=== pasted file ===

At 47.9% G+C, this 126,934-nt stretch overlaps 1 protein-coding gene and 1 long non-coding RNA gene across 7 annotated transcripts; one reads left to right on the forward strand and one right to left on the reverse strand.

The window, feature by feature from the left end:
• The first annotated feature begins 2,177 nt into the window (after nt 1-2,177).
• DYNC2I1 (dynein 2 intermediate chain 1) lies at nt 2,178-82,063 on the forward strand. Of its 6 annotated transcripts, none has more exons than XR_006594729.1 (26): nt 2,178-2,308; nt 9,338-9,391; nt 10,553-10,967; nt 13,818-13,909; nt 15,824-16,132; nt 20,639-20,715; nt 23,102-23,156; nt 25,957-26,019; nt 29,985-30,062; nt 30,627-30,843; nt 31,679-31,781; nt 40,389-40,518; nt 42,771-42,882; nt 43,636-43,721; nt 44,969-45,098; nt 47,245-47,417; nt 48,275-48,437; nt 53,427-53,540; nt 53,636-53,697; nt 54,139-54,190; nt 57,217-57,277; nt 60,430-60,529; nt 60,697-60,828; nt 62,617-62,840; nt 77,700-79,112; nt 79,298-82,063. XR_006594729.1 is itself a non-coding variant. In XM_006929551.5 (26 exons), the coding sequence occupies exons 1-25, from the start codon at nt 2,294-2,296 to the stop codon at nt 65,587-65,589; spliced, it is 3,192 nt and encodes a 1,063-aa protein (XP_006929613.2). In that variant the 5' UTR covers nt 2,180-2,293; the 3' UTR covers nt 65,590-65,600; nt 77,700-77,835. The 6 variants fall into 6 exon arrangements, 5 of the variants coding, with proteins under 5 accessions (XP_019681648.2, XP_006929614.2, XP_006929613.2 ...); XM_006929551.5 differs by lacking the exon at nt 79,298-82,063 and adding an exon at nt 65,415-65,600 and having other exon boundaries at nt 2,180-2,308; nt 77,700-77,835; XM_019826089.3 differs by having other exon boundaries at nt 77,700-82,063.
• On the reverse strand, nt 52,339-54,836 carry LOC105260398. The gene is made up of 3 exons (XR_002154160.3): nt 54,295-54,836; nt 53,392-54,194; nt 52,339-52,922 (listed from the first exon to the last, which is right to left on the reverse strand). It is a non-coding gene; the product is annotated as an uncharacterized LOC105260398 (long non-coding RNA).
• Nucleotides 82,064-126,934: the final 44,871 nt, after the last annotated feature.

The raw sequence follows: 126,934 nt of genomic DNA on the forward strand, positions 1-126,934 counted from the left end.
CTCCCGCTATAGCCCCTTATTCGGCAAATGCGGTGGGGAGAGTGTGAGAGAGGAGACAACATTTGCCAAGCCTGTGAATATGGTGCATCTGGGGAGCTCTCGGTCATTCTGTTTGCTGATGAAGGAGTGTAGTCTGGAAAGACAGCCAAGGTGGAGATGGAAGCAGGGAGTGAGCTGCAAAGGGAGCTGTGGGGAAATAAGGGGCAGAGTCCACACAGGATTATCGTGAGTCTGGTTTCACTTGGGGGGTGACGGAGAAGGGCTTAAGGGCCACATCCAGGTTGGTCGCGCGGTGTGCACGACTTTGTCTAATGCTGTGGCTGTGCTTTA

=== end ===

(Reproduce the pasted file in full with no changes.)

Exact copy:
At 47.9% G+C, this 126,934-nt stretch overlaps 1 protein-coding gene and 1 long non-coding RNA gene across 7 annotated transcripts; one reads left to right on the forward strand and one right to left on the reverse strand.

The window, feature by feature from the left end:
• The first annotated feature begins 2,177 nt into the window (after nt 1-2,177).
• DYNC2I1 (dynein 2 intermediate chain 1) lies at nt 2,178-82,063 on the forward strand. Of its 6 annotated transcripts, none has more exons than XR_006594729.1 (26): nt 2,178-2,308; nt 9,338-9,391; nt 10,553-10,967; nt 13,818-13,909; nt 15,824-16,132; nt 20,639-20,715; nt 23,102-23,156; nt 25,957-26,019; nt 29,985-30,062; nt 30,627-30,843; nt 31,679-31,781; nt 40,389-40,518; nt 42,771-42,882; nt 43,636-43,721; nt 44,969-45,098; nt 47,245-47,417; nt 48,275-48,437; nt 53,427-53,540; nt 53,636-53,697; nt 54,139-54,190; nt 57,217-57,277; nt 60,430-60,529; nt 60,697-60,828; nt 62,617-62,840; nt 77,700-79,112; nt 79,298-82,063. XR_006594729.1 is itself a non-coding variant. In XM_006929551.5 (26 exons), the coding sequence occupies exons 1-25, from the start codon at nt 2,294-2,296 to the stop codon at nt 65,587-65,589; spliced, it is 3,192 nt and encodes a 1,063-aa protein (XP_006929613.2). In that variant the 5' UTR covers nt 2,180-2,293; the 3' UTR covers nt 65,590-65,600; nt 77,700-77,835. The 6 variants fall into 6 exon arrangements, 5 of the variants coding, with proteins under 5 accessions (XP_019681648.2, XP_006929614.2, XP_006929613.2 ...); XM_006929551.5 differs by lacking the exon at nt 79,298-82,063 and adding an exon at nt 65,415-65,600 and having other exon boundaries at nt 2,180-2,308; nt 77,700-77,835; XM_019826089.3 differs by having other exon boundaries at nt 77,700-82,063.
• On the reverse strand, nt 52,339-54,836 carry LOC105260398. The gene is made up of 3 exons (XR_002154160.3): nt 54,295-54,836; nt 53,392-54,194; nt 52,339-52,922 (listed from the first exon to the last, which is right to left on the reverse strand). It is a non-coding gene; the product is annotated as an uncharacterized LOC105260398 (long non-coding RNA).
• Nucleotides 82,064-126,934: the final 44,871 nt, after the last annotated feature.

The raw sequence follows: 126,934 nt of genomic DNA on the forward strand, positions 1-126,934 counted from the left end.
CTCCCGCTATAGCCCCTTATTCGGCAAATGCGGTGGGGAGAGTGTGAGAGAGGAGACAACATTTGCCAAGCCTGTGAATATGGTGCATCTGGGGAGCTCTCGGTCATTCTGTTTGCTGATGAAGGAGTGTAGTCTGGAAAGACAGCCAAGGTGGAGATGGAAGCAGGGAGTGAGCTGCAAAGGGAGCTGTGGGGAAATAAGGGGCAGAGTCCACACAGGATTATCGTGAGTCTGGTTTCACTTGGGGGGTGACGGAGAAGGGCTTAAGGGCCACATCCAGGTTGGTCGCGCGGTGTGCACGACTTTGTCTAATGCTGTGGCTGTGCTTTA